Hagans
Ashton Hagans flys in for the slam dunk in Newton's region championship win against Grayson Saturday. Hagans had 34 points on the night and took home All-Region 8-AAAAAAA Player of the Year honors. - photo by Anthony Banks

On the court, Hagans was definitely different. His junior season at Newton was special, as he averaged over 20 points, 11 assists and seven rebounds per game, helping guide a Rams bunch back to the Class AAAAAAA Final Four, despite Hagans having to lead four new starters on the floor. 

He had a chance to go to prestigious Oak Hill Academy in Virginia after his sophomore season, but opted, instead, to stay in Covington and prove to himself, and others, that everything he needed for the next level was already in his grasp. 

“It was big for me to stay home and do this,” he said. “I just wanted to try to do it on my own and with my family supporting me through it all. I wanted to go to Oak Hill at first because it was a big stage, and the coaches were amazing and being there could put you in the big time tournaments and big time games where everybody can see you play. But then again, I chose to stay because I wanted to set standards for myself and show everybody how I could do big things from right here.”

After a celebration gathering Saturday, Hagans will head to Lexington, Kentucky on Sunday morning to officially join the Wildcats’ squad, and that top ranked 2018 recruiting class that includes Wheeler’s EJ Montgomery, Keldon Johnson, Immanuel Quickly and Tyler Herro.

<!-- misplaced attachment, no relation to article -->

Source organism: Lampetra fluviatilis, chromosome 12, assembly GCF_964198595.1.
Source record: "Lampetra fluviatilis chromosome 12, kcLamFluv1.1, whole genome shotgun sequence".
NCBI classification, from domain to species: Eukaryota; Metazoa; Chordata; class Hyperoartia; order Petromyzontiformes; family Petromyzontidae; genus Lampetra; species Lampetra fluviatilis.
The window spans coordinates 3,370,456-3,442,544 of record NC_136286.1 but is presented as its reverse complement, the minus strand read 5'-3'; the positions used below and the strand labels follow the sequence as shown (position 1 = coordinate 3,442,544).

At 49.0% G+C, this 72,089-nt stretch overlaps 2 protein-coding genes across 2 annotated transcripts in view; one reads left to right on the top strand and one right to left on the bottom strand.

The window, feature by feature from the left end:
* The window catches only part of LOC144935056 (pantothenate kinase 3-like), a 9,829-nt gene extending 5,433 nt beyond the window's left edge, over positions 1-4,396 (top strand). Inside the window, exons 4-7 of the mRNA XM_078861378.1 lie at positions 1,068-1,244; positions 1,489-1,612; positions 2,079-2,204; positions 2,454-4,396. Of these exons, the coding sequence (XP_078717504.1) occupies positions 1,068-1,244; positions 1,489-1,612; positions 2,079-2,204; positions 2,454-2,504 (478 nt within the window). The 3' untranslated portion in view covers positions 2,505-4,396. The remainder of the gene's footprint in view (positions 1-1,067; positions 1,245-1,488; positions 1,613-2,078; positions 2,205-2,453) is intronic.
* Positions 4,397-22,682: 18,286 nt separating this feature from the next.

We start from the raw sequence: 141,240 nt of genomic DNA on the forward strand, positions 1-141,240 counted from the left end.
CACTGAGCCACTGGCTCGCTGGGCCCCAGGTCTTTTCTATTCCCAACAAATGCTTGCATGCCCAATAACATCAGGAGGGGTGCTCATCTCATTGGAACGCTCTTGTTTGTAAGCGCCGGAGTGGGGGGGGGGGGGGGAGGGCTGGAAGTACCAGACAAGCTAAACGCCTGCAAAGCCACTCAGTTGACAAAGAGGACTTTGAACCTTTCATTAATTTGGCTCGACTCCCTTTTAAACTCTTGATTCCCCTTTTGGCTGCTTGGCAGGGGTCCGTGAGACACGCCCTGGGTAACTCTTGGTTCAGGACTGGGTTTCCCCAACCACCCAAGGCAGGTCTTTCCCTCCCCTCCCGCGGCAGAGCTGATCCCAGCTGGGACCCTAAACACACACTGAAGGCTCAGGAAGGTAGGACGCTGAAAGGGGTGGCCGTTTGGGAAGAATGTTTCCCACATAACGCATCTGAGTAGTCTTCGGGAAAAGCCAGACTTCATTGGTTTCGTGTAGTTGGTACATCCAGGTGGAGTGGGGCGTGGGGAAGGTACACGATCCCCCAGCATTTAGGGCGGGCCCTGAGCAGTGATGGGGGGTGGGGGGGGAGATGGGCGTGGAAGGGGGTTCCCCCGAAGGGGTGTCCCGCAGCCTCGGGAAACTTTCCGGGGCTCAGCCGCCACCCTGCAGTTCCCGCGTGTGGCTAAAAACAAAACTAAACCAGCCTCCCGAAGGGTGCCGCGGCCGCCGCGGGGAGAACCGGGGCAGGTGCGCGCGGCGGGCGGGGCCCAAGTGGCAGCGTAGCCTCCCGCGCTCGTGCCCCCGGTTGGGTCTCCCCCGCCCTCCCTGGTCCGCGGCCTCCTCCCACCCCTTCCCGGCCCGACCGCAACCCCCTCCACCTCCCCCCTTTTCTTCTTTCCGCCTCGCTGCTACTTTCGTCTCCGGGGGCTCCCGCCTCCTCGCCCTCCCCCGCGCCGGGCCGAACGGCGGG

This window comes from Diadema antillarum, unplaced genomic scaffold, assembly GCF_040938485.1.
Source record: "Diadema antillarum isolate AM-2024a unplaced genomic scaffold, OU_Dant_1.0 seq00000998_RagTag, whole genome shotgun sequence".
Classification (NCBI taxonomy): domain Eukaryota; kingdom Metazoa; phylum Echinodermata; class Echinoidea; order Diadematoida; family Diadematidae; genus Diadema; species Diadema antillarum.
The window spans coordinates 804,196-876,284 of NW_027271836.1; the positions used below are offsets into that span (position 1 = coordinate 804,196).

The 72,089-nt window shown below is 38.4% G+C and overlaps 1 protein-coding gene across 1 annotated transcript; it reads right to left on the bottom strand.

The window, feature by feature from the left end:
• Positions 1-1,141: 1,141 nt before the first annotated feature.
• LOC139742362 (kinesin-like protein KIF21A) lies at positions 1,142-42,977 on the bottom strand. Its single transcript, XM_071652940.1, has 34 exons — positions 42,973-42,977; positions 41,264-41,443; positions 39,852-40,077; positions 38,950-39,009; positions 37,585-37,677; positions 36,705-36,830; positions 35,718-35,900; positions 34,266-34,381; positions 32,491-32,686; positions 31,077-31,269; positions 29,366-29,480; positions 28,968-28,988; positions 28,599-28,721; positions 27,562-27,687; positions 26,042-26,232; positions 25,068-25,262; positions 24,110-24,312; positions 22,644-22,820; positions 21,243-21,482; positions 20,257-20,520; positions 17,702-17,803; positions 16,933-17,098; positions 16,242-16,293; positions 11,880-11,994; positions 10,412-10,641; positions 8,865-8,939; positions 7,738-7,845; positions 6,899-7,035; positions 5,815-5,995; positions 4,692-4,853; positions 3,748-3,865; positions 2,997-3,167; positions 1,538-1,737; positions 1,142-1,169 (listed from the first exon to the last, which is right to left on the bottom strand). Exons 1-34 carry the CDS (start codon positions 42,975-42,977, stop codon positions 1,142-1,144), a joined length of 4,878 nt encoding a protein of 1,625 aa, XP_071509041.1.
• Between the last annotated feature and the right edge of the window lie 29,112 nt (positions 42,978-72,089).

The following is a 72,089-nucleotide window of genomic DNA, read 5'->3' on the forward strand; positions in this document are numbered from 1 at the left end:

And though Hagans said he was low-key working on reclassifying while he was still committed to Georgia, he acknowledged the opportunity to play with such a ballyhooed bunch served as extreme motivation for him. 

“It’s actually big because I’ve always told my AAU coach that I wanted to play with EJ,” Ashton said. “(The reclassification) would’ve happened if I was still going to Georgia if coach (Mark) Fox had’ve stayed there. I was still trying to get to the class of ’18 then, but just in case it didn’t happen, I just told everyone to stay on the lookout. 

“But now that I’ll be playing with guys like Immanuel, Tyler and Keldon, it was a big reason why I wanted to do this. We’re all gonna come in and kind of know each other. The biggest thing will just be finding out where everybody likes to get the ball, and what spots guys want to be in and stuff like that.”

As for college, Hagans said he’s thought about majoring in sports management at Kentucky. But he doesn’t hide the fact that he’s adamant about chasing a blue chip basketball player’s biggest dream. 

“Going (one-and-done) to the NBA is the plan,” he said. “But if it doesn’t work out, I’ll go for year two. We’ll just see how the first year goes.” 

Year one for Ashton Hagans officially starts Sunday. Upon his arrival to Lexington, he said he’ll jump right into a team camp on Sunday, and then spend his days “working in the lab” trying to get better. 

In other words, no time to rest on his high school graduation laurels. 

“I know that from here on out it’s just about business,” he said. “Actually, it’s already been about business. But now it’s like I’m stepping onto the next stage and the next step. I know it’s gonna be hard, but I’m ready for it.”